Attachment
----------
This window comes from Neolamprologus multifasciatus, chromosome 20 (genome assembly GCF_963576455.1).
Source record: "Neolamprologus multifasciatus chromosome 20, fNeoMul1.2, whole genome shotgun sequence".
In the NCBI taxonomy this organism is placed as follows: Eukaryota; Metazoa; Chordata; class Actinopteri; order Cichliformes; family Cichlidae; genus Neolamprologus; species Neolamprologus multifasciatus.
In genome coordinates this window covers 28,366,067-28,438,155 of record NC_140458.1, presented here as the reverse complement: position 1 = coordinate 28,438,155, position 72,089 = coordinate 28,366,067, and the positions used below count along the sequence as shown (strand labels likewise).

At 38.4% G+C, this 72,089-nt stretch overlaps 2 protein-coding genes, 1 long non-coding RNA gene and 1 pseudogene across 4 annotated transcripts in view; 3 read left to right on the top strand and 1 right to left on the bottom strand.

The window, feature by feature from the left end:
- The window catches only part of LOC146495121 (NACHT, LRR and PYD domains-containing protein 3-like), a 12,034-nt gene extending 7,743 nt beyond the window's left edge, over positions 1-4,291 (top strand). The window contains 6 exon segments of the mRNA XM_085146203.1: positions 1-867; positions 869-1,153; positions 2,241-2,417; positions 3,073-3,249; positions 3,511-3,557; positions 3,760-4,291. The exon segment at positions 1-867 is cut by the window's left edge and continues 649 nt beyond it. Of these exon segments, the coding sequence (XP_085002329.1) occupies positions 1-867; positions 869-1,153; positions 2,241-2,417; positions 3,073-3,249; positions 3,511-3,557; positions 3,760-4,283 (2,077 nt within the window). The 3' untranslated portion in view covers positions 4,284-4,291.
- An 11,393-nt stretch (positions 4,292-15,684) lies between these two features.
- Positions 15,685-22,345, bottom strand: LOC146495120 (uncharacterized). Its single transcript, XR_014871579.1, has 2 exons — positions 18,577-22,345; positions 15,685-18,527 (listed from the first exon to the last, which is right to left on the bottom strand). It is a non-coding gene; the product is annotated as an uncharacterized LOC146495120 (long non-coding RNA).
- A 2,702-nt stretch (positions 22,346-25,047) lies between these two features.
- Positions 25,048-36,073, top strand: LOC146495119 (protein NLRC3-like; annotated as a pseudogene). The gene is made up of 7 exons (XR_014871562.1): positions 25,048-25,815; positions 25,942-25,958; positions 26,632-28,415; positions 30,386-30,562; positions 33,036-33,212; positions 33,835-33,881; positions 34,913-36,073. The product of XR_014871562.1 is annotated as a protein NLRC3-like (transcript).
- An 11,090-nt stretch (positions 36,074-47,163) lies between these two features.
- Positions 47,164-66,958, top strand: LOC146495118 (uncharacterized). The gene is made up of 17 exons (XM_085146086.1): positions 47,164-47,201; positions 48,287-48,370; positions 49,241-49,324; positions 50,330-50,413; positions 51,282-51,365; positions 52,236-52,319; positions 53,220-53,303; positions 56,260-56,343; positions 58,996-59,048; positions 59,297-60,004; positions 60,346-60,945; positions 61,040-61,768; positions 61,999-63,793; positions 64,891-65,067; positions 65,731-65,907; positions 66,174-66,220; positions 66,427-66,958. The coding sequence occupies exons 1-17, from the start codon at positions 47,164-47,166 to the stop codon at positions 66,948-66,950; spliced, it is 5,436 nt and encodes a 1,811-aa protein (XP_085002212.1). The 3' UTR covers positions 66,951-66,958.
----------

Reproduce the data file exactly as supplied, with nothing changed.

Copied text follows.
This window comes from Neolamprologus multifasciatus, chromosome 20 (genome assembly GCF_963576455.1).
Source record: "Neolamprologus multifasciatus chromosome 20, fNeoMul1.2, whole genome shotgun sequence".
In the NCBI taxonomy this organism is placed as follows: Eukaryota; Metazoa; Chordata; class Actinopteri; order Cichliformes; family Cichlidae; genus Neolamprologus; species Neolamprologus multifasciatus.
In genome coordinates this window covers 28,366,067-28,438,155 of record NC_140458.1, presented here as the reverse complement: position 1 = coordinate 28,438,155, position 72,089 = coordinate 28,366,067, and the positions used below count along the sequence as shown (strand labels likewise).

At 38.4% G+C, this 72,089-nt stretch overlaps 2 protein-coding genes, 1 long non-coding RNA gene and 1 pseudogene across 4 annotated transcripts in view; 3 read left to right on the top strand and 1 right to left on the bottom strand.

The window, feature by feature from the left end:
- The window catches only part of LOC146495121 (NACHT, LRR and PYD domains-containing protein 3-like), a 12,034-nt gene extending 7,743 nt beyond the window's left edge, over positions 1-4,291 (top strand). The window contains 6 exon segments of the mRNA XM_085146203.1: positions 1-867; positions 869-1,153; positions 2,241-2,417; positions 3,073-3,249; positions 3,511-3,557; positions 3,760-4,291. The exon segment at positions 1-867 is cut by the window's left edge and continues 649 nt beyond it. Of these exon segments, the coding sequence (XP_085002329.1) occupies positions 1-867; positions 869-1,153; positions 2,241-2,417; positions 3,073-3,249; positions 3,511-3,557; positions 3,760-4,283 (2,077 nt within the window). The 3' untranslated portion in view covers positions 4,284-4,291.
- An 11,393-nt stretch (positions 4,292-15,684) lies between these two features.
- Positions 15,685-22,345, bottom strand: LOC146495120 (uncharacterized). Its single transcript, XR_014871579.1, has 2 exons — positions 18,577-22,345; positions 15,685-18,527 (listed from the first exon to the last, which is right to left on the bottom strand). It is a non-coding gene; the product is annotated as an uncharacterized LOC146495120 (long non-coding RNA).
- A 2,702-nt stretch (positions 22,346-25,047) lies between these two features.
- Positions 25,048-36,073, top strand: LOC146495119 (protein NLRC3-like; annotated as a pseudogene). The gene is made up of 7 exons (XR_014871562.1): positions 25,048-25,815; positions 25,942-25,958; positions 26,632-28,415; positions 30,386-30,562; positions 33,036-33,212; positions 33,835-33,881; positions 34,913-36,073. The product of XR_014871562.1 is annotated as a protein NLRC3-like (transcript).
- An 11,090-nt stretch (positions 36,074-47,163) lies between these two features.
- Positions 47,164-66,958, top strand: LOC146495118 (uncharacterized). The gene is made up of 17 exons (XM_085146086.1): positions 47,164-47,201; positions 48,287-48,370; positions 49,241-49,324; positions 50,330-50,413; positions 51,282-51,365; positions 52,236-52,319; positions 53,220-53,303; positions 56,260-56,343; positions 58,996-59,048; positions 59,297-60,004; positions 60,346-60,945; positions 61,040-61,768; positions 61,999-63,793; positions 64,891-65,067; positions 65,731-65,907; positions 66,174-66,220; positions 66,427-66,958. The coding sequence occupies exons 1-17, from the start codon at positions 47,164-47,166 to the stop codon at positions 66,948-66,950; spliced, it is 5,436 nt and encodes a 1,811-aa protein (XP_085002212.1). The 3' UTR covers positions 66,951-66,958.